I remember, a number of years back now, when Dr. Phil Deloria gave a morning message on the cycle of life, or something like that. But I really remember him making the analogy of us and plants in winter, needing that time to rest before the next season of birthing and growing, in seeming absence of life, providing space - time - for life to happen.
God isn’t apt to have such big jobs for us like that of Martin Luther King, Jr. But God still needs each of us to stand for what is right, to listen to God’s still small voice - especially in those moments that seem most unlikely for God speak. God has need of us to review how we act and react to situations and people, so that if repairs or changes need to be made, we can make them on our own, rather than people needing to point them out to us.
I’m sure it’s been on other Facebook pages, but the timing was perfect when I read it off the MacKenzie’s page yesterday morning. It was a little micro-story, indicating that “you are holding a cup of coffee when someone comes along and bumps into you or shakes your arm, making you spill your coffee everywhere.
Why did you spill the coffee? "Well because someone bumped into me, of course!” Wrong answer. You spilled the coffee because there was coffee in your cup. Had there been tea in the cup, you would have spilled tea. Whatever is inside the cup, is what will spill out. Therefore, when life comes along and shakes you (which WILL happen), whatever is inside you will come out. It's easy to fake it, until you get rattled. So we have to ask ourselves... “what's in my cup?” When life gets tough or annoying, what spills over? Joy, gratefulness, peace and humility? Or anger, bitterness, harsh words and reactions?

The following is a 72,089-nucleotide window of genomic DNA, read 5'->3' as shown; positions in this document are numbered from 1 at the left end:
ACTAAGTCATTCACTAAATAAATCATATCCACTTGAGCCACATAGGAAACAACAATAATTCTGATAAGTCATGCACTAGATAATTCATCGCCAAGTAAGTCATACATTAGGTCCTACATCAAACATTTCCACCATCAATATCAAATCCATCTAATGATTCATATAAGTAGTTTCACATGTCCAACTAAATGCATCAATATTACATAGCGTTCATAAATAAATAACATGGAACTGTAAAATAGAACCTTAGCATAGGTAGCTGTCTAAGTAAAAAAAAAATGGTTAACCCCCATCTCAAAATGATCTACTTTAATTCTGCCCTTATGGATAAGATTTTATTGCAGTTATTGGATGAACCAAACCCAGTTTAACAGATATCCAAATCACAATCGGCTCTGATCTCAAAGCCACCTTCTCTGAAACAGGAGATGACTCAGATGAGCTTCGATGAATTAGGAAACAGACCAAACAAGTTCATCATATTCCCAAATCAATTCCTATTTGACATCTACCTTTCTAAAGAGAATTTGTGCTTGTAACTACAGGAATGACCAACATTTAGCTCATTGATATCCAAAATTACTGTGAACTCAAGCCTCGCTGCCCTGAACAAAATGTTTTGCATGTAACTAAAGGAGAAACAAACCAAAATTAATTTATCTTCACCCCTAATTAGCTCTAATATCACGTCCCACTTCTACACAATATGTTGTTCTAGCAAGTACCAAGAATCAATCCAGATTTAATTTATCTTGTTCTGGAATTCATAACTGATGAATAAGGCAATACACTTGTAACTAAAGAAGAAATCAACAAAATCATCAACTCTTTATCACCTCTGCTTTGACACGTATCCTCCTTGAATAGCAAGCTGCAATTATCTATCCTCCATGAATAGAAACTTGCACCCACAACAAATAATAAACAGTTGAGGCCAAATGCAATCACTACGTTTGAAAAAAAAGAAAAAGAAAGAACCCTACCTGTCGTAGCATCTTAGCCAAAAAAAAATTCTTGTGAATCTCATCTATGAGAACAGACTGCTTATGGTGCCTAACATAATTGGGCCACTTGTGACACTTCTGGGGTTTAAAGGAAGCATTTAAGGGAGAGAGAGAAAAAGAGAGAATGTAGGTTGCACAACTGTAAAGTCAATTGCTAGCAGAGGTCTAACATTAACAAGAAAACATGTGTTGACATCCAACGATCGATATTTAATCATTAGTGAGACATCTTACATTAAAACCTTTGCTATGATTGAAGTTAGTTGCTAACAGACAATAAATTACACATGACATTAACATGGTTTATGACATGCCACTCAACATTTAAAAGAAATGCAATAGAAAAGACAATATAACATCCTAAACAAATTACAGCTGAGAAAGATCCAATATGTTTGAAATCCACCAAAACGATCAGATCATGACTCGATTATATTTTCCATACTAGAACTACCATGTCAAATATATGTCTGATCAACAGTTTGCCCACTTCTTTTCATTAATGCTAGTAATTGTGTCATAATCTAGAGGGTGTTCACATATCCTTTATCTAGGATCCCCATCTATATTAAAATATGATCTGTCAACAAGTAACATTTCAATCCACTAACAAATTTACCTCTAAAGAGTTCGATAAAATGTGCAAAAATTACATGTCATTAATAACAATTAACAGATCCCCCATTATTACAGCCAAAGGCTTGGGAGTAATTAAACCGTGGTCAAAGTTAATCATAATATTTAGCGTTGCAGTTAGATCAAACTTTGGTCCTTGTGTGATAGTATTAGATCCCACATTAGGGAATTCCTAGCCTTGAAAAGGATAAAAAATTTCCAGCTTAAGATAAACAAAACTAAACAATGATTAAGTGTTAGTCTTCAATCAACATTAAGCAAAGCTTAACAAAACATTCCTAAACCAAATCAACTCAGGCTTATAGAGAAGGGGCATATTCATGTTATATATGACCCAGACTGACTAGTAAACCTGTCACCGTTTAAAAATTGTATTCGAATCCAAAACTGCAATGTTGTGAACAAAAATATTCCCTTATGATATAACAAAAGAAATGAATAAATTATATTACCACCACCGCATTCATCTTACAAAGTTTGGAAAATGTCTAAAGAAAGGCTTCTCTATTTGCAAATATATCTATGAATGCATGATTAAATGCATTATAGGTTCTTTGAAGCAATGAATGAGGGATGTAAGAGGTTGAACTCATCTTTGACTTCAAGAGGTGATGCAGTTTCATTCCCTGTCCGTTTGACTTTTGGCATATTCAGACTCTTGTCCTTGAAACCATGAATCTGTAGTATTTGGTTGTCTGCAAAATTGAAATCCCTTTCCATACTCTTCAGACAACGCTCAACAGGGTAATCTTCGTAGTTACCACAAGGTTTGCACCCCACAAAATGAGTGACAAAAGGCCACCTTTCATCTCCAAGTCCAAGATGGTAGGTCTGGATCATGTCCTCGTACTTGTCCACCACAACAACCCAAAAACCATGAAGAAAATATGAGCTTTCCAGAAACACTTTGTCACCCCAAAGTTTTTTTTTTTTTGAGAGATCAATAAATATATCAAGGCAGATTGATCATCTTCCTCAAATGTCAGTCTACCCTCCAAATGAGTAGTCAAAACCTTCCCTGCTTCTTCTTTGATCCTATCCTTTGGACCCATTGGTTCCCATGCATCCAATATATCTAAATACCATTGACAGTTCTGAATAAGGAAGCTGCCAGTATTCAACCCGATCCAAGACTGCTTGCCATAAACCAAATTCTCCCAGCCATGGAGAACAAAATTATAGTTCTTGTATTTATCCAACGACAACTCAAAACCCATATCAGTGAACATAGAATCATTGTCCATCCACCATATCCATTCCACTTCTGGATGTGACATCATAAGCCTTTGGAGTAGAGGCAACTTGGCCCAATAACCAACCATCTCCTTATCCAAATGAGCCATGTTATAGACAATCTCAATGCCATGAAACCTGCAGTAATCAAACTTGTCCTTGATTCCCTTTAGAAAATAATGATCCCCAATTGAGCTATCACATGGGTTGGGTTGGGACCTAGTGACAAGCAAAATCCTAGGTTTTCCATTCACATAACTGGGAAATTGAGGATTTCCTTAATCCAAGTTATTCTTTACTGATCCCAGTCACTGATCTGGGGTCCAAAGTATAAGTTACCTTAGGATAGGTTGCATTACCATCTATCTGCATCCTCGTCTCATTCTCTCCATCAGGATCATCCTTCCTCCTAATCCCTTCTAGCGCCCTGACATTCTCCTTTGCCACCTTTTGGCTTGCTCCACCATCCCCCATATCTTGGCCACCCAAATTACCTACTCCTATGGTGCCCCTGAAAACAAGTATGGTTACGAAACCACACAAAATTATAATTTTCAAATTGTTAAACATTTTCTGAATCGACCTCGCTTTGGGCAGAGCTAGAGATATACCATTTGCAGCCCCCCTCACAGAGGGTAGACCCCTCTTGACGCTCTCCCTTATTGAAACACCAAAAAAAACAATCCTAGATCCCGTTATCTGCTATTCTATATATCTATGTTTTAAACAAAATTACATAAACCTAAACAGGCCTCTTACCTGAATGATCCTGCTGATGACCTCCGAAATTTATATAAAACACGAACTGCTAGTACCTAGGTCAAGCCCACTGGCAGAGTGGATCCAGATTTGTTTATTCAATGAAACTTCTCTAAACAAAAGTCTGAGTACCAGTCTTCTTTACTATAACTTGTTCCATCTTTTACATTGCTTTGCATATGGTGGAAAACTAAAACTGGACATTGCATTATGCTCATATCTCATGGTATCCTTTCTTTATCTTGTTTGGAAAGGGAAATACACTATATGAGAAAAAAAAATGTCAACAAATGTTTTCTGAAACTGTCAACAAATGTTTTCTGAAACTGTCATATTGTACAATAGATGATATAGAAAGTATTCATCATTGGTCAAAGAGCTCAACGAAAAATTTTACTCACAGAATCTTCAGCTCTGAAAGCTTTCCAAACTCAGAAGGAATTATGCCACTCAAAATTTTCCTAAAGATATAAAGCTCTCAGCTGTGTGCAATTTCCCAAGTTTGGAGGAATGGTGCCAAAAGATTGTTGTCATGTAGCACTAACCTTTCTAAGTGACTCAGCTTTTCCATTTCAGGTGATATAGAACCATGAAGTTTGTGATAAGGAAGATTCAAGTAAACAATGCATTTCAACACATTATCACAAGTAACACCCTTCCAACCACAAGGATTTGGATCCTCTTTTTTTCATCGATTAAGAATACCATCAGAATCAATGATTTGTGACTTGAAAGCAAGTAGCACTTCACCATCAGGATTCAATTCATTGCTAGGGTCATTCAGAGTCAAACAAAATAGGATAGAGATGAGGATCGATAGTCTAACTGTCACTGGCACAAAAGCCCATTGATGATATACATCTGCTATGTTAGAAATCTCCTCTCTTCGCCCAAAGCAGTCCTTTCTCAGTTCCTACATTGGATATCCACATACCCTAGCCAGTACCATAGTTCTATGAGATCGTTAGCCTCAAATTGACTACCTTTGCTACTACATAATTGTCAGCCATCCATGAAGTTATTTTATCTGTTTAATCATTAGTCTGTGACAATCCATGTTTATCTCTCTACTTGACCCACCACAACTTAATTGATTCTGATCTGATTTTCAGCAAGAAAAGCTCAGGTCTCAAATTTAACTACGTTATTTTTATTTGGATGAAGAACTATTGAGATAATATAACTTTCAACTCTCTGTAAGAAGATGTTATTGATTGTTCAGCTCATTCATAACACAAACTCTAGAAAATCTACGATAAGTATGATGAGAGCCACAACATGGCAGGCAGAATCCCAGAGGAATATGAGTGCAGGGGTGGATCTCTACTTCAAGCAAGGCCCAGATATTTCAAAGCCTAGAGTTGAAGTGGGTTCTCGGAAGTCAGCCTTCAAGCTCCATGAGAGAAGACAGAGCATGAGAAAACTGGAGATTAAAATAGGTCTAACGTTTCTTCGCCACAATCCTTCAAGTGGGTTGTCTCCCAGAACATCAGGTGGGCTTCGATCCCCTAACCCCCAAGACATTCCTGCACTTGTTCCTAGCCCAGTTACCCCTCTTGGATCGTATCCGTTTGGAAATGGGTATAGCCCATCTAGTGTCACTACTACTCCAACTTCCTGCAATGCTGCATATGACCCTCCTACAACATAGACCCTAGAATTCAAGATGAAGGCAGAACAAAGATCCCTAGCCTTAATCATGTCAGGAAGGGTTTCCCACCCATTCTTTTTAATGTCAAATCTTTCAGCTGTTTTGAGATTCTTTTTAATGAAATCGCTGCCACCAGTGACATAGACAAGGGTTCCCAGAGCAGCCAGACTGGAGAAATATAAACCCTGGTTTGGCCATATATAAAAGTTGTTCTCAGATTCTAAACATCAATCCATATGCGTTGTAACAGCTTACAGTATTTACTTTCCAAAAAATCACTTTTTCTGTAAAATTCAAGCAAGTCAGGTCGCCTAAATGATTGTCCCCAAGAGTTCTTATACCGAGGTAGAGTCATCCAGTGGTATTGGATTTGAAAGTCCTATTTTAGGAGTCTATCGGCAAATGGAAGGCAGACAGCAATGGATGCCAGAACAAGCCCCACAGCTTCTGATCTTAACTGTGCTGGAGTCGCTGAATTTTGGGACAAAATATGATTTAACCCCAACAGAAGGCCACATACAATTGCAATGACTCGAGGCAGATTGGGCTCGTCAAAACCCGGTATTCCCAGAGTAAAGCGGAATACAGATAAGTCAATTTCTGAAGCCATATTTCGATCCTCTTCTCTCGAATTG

And lest we think it’s only about us, it’s not. I’m guessing there are ___ vessels here today, and how we react - as a group - as a family - is also an indicator of the epiphanies that God gives us when we are willing to listen and pause and reflect in those moments God gives us. So let us pray.
Gracious God of all our days, in these that are grey and cold and seemingly dismal in so many ways, help us to listen for your epiphanies. Help us to reflect on who we are - as your people - that we can put down that which is not helpful to take up that which is helpful - forgiveness, patience, second chances, and faith - that all things will work for our good, even if we may not see it in the moment. Help all of us to fill our cups with what you need to overflow into the world, that we can be all that you’ve seen us to be. And thank you, for those epiphanies that have helped us to be where we are today. For these and all your gifts, all your people say, Amen.
Just the messenger. And the collector and arranger of that which has been received. References available upon request.